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Resources for Celebrating Black History Month 2024

By Bryan Tener

Arms raised black lives matter protest

February is Black History Month, and in the woven tapestry of The United Methodist Church, African Americans are—and have been—vital, having played a major role in the denomination’s development.

Black History Month has been observed in February in the United States and Canada since 1976. The celebration of Black history was started by historian Carter G. Woodson in 1926 as a weeklong focus to educate American people about African American history.

Black History Month is an opportunity to celebrate the gifts and offerings that African Americans contribute to the world and the church through art, music, writing, leadership, and action. There is much to recognize, reflect upon, and share with others. As a denomination, The United Methodist Church has much room to grow in diversity and inclusion. According to Pew Research, from ages thirty to sixty-five and over in the United States, Black members make up about three percent of the United Methodist denomination (given some margin for error based on sample size and survey comparisons).[1] The latest church planting report of annual conference church planting methods (conducted by Path 1 and Discipleship Ministries) found that out of twenty-seven responses, fourteen annual conferences have a strategy for planting ethnic faith communities; thirteen do not. So, there is room to grow; part of realizing that growth is by learning and seeking to understand the voices offering a witness to the church and world about the Black experience and how it has shaped the church and the Christian faith. Learning and listening in a posture of humility are the first steps toward building relationships and making community engagement possible. Given the social and political divisions in our nation and church, celebrating and honoring the achievements and gifts of Black people can offer a different vision, a different way of being, a witness that looks like the beloved community and God’s kingdom. In the beloved community, there is no room for war, poverty, and racism; instead, life, love, and justice have a place at the table.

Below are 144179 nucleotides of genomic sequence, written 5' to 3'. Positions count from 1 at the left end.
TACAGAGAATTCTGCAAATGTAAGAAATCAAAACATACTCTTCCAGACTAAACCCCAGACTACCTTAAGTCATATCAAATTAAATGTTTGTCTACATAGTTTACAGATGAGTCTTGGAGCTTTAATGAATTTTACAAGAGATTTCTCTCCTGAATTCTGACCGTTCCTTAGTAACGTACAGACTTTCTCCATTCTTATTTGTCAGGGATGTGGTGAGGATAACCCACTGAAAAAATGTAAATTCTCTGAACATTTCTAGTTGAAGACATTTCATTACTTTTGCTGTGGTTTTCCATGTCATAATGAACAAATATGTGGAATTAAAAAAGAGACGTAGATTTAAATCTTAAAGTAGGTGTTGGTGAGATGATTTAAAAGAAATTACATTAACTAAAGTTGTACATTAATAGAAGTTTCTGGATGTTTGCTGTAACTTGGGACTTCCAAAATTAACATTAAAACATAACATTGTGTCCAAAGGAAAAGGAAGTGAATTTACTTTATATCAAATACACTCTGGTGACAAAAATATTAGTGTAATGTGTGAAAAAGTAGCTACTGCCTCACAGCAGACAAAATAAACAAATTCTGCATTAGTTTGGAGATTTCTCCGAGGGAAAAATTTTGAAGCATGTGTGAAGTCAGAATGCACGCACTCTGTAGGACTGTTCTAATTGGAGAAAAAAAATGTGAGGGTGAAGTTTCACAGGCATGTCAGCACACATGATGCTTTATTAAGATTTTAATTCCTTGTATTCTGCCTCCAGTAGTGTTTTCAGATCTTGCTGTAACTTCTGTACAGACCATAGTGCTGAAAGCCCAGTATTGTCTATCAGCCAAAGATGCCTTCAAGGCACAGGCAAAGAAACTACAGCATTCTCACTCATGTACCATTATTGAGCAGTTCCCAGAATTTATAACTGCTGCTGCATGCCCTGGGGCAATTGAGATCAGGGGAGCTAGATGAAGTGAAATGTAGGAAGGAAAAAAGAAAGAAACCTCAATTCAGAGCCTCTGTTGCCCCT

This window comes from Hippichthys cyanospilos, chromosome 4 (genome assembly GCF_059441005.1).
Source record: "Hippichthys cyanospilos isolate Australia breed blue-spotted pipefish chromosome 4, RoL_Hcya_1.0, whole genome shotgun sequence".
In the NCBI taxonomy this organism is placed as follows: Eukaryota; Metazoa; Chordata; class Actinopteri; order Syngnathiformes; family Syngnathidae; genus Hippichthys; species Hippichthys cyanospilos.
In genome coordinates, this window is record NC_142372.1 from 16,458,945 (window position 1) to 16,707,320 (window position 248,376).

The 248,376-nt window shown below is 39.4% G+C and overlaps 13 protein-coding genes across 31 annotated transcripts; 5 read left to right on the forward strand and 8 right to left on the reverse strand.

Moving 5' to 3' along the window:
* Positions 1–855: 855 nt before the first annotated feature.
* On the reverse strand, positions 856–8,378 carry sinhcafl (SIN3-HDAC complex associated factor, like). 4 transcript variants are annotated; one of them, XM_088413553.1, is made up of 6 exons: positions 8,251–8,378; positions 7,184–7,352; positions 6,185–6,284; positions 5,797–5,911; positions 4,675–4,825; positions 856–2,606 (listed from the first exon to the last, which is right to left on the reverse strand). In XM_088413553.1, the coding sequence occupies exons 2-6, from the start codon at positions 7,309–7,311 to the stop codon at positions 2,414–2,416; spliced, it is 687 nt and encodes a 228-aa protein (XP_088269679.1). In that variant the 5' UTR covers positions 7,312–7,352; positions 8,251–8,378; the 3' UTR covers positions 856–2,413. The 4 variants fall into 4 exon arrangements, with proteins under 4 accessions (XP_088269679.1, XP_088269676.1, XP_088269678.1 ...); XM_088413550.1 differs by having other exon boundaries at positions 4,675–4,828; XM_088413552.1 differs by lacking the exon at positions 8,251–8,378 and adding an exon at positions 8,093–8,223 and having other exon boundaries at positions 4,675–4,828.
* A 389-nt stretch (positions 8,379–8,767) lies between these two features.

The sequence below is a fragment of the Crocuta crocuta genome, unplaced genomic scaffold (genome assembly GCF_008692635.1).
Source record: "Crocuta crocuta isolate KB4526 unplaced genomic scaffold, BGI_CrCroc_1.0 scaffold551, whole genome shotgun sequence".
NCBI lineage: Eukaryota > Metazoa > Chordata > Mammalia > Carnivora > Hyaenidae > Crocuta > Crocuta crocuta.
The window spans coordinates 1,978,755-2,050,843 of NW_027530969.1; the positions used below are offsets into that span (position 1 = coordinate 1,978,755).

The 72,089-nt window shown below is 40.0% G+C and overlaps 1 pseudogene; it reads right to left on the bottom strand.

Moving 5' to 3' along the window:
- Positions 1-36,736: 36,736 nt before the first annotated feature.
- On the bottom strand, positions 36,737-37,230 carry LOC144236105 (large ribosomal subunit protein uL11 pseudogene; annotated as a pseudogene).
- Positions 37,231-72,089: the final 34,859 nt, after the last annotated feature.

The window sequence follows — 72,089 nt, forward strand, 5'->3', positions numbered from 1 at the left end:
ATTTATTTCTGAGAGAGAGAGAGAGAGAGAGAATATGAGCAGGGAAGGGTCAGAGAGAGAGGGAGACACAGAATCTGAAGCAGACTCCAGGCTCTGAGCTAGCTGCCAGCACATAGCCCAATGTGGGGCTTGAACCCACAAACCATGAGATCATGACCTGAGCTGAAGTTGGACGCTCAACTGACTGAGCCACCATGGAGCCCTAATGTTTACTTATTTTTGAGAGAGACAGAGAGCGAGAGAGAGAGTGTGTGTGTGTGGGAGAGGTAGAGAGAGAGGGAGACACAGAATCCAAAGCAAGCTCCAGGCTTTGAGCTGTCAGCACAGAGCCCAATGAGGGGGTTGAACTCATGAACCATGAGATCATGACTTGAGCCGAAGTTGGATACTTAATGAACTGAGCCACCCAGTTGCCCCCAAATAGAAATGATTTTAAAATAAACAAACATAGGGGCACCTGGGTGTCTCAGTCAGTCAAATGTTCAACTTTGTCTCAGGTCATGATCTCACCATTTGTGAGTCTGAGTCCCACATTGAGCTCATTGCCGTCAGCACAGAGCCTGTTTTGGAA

As you look toward Black History Month, may it be a time of learning, growth, and celebration as you share these resources in your faith community, listen to the voices around you, and celebrate the gifts and contributions that African Americans make to the church and world. May this month lead us to look more like the beloved community that God intends for the world.

Resources for Celebrating Black History Month:

“Racial and Ethnic Composition Among Members of the United Methodist Church,” Pew Research Center.

“Additional Resources for Black History Month,” Discipleship Ministries (January 2016). A list of resources from within the church and beyond, with opportunities to learn and grow through history, lectionary resources and liturgy, and more.

“29 Ways You Can Participate in Black History Month,” Religion and Race. Ways to participate through education, advocacy, and exploration of multiple voices to further growth.

Michael Bowie, “The Black Church Matters: Envisioning the Beloved Community,” Discipleship Ministries (January 2023). To learn more about the movement, SBC21, Strengthening the Black Church for the 21st Century, and what it means for the United Methodist Church and the empowerment of young Black leaders as we seek to transform the world to look more like the beloved community, check out this article and the website SBC21.org. Dr. Michael Bowie co-wrote the book Dare To Shift with Dr. Steven Handy, and can be purchased at this link.

“Black History Month Resources,” North Carolina Conference of the United Methodist Church. North Carolina’s United Methodist Conference website offers videos, devotions, and other resources for the whole church.

Instagram @blackliturgies. Cole Arthur Riley brings together spiritual practices, Black emotion, body, and literature to create space for contemplation, challenge, and action. She serves as curator of The Center for Dignity and Contemplation.

[1] “Racial and Ethnic Composition Among Members of the United Methodist Church,” Pew Research Center, https://www.pewresearch.org/religion/religious-landscape-study/religious-denomination/united-methodist-church/racial-and-ethnic-composition/#demographic-information.

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